If you missed it, Uncle Bob gave a keynote at Ruby Midwest regarding Rails application structure and being able to intuit a project's functionality from its structure. It really struck a chord with me, and I wanted to share a pattern I've just used for the first time (but considered for quite a while) that really makes me happy.

Commands with ActiveModel

Model, briefly.

So we have a project that has general ledgers. In our model, a Student has a checking account and a savings account. We also have a class called CreditManager that has methods on it that represent each transfer we support within our system. So there are methods in there called transfer_funds_from_checking_to_savings(student, amount) and transfer_funds_from_savings_to_checking(student, amount). Each of these methods are well-tested in the CreditManager's unit tests with mocks ensuring that the ledger models get sent the appropriate messages to handle the transfers.

The old busted way

We have a form in the interface for transferring funds from checking to savings or vice versa. In many Rails apps, this form might submit to a controller action that loads up the CreditManager, checks validations, executes the transfer, and returns. This puts logic into the controller that really doesn't belong there.

In some 'next tier' Rails apps you might see a model built, persisted to the database (but not really used, ideally, for reporting) that was a StudentTransfer. This model might have an after_create that kicked off the credit manager calls. That's a decent step up, but it's really weird to have a database-backed model for this, and inevitably someone starts reporting on 'the ledger' by reading these models, which is....stupid.

Commands!

So the thing I'm doing now, and I'm extremely happy with the result, is to build out a Command class, backed by ActiveModel, to handle this use case.

Benefits
  • Validation of input can be handled, and tested, painlessly.
  • There is an obvious pattern for building a form to execute the command using typical form_for idioms.
  • We will be reusing a custom validator on all transfer commands in the system, so Rails' customer validator framework is very nice.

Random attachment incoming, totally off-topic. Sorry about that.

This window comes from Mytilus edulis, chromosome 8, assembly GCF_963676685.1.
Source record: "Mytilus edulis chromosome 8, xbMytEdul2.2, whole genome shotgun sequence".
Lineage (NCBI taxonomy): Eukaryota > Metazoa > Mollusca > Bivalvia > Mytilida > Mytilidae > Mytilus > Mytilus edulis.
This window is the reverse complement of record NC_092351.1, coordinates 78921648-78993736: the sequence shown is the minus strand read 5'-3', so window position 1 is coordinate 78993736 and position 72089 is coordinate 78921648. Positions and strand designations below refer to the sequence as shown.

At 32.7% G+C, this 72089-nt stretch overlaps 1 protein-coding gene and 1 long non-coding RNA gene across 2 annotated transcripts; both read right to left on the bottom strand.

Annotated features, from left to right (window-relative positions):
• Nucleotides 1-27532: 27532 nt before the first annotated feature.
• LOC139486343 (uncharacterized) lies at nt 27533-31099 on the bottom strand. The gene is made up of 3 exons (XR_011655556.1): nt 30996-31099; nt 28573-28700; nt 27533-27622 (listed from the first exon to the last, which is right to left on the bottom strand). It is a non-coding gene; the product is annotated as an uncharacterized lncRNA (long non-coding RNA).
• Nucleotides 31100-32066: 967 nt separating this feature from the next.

• We could easily move to a message based architecture here without missing a beat.
  • Refactoring the bottom layers doesn't affect the controllers at all.
  • Testing a ton of different user interactions can be done entirely at the unit test level, with nary a database connection or session setup to be seen.
Code

So this is a long way to get in a blog post without code, but I figured I'd try to set the stage nicely. Without further ado, here's the relevant bits:

# config/routes.rb
resources :student_transfer_commands


# app/views/banks/_transfer_credits.html.haml
= form_for StudentTransferCommand.new do |f|
  = f.text_field :amount, placeholder: "Amount"
  = f.select :direction, options_for_select([["Checking to Savings", "checking_to_savings"], ["Savings to Checking", "savings_to_checking"]])
  = submit_tag "Transfer"


# app/controllers/student_transfer_commands_controller.rb
class StudentTransferCommandsController < LoggedInController
  def create
    transfer = StudentTransferCommand.new(params[:student_transfer_command])
    transfer.student_id = current_person.id
    if transfer.valid?
      transfer.execute!
      flash[:success] = "Transfer successful."
    else
      flash[:error] = "Invalid transfer."
    end
    redirect_to bank_path
  end
end


# app/models/student_transfer_command.rb
class StudentTransferCommand
  include ActiveModel::Validations
  include ActiveModel::Naming
  include ActiveModel::Conversion

  attr_accessor :amount, :direction, :student_id

  validates :direction, presence: true
  validates :student_id, presence: true, numericality: true
  validates_inclusion_of :direction, in: ["savings_to_checking", "checking_to_savings"]
  validates :amount, positive_decimal: true

  def initialize params={}
    @amount = BigDecimal(params[:amount]) if params[:amount]